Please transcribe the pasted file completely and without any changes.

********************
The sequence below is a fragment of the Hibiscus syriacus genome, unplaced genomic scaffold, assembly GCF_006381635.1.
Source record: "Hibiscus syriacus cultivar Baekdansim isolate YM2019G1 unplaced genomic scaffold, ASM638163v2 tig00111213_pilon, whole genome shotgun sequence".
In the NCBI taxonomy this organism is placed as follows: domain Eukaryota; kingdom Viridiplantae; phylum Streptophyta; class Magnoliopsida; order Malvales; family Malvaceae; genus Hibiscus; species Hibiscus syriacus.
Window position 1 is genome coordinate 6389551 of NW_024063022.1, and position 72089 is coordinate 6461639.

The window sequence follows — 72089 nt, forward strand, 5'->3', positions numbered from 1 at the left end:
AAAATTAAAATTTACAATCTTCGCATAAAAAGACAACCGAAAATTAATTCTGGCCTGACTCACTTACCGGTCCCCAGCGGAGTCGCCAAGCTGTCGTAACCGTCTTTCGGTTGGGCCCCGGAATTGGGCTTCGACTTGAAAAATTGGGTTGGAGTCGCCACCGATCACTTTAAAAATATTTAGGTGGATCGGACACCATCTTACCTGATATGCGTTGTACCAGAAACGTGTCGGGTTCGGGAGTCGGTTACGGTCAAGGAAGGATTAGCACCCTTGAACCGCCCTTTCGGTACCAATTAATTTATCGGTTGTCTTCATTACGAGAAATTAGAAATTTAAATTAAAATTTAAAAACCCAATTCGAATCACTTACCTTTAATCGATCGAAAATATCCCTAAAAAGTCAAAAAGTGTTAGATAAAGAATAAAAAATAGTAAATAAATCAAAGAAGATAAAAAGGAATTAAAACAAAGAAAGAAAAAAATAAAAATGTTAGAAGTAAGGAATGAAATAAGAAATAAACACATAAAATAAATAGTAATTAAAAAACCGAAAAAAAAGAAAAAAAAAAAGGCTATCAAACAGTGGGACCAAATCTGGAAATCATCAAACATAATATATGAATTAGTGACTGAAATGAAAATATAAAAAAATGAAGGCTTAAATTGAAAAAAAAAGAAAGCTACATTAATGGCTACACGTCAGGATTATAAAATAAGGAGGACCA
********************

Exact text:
The sequence below is a fragment of the Hibiscus syriacus genome, unplaced genomic scaffold, assembly GCF_006381635.1.
Source record: "Hibiscus syriacus cultivar Baekdansim isolate YM2019G1 unplaced genomic scaffold, ASM638163v2 tig00111213_pilon, whole genome shotgun sequence".
In the NCBI taxonomy this organism is placed as follows: domain Eukaryota; kingdom Viridiplantae; phylum Streptophyta; class Magnoliopsida; order Malvales; family Malvaceae; genus Hibiscus; species Hibiscus syriacus.
Window position 1 is genome coordinate 6389551 of NW_024063022.1, and position 72089 is coordinate 6461639.

The window sequence follows — 72089 nt, forward strand, 5'->3', positions numbered from 1 at the left end:
AAAATTAAAATTTACAATCTTCGCATAAAAAGACAACCGAAAATTAATTCTGGCCTGACTCACTTACCGGTCCCCAGCGGAGTCGCCAAGCTGTCGTAACCGTCTTTCGGTTGGGCCCCGGAATTGGGCTTCGACTTGAAAAATTGGGTTGGAGTCGCCACCGATCACTTTAAAAATATTTAGGTGGATCGGACACCATCTTACCTGATATGCGTTGTACCAGAAACGTGTCGGGTTCGGGAGTCGGTTACGGTCAAGGAAGGATTAGCACCCTTGAACCGCCCTTTCGGTACCAATTAATTTATCGGTTGTCTTCATTACGAGAAATTAGAAATTTAAATTAAAATTTAAAAACCCAATTCGAATCACTTACCTTTAATCGATCGAAAATATCCCTAAAAAGTCAAAAAGTGTTAGATAAAGAATAAAAAATAGTAAATAAATCAAAGAAGATAAAAAGGAATTAAAACAAAGAAAGAAAAAAATAAAAATGTTAGAAGTAAGGAATGAAATAAGAAATAAACACATAAAATAAATAGTAATTAAAAAACCGAAAAAAAAGAAAAAAAAAAAGGCTATCAAACAGTGGGACCAAATCTGGAAATCATCAAACATAATATATGAATTAGTGACTGAAATGAAAATATAAAAAAATGAAGGCTTAAATTGAAAAAAAAAGAAAGCTACATTAATGGCTACACGTCAGGATTATAAAATAAGGAGGACCA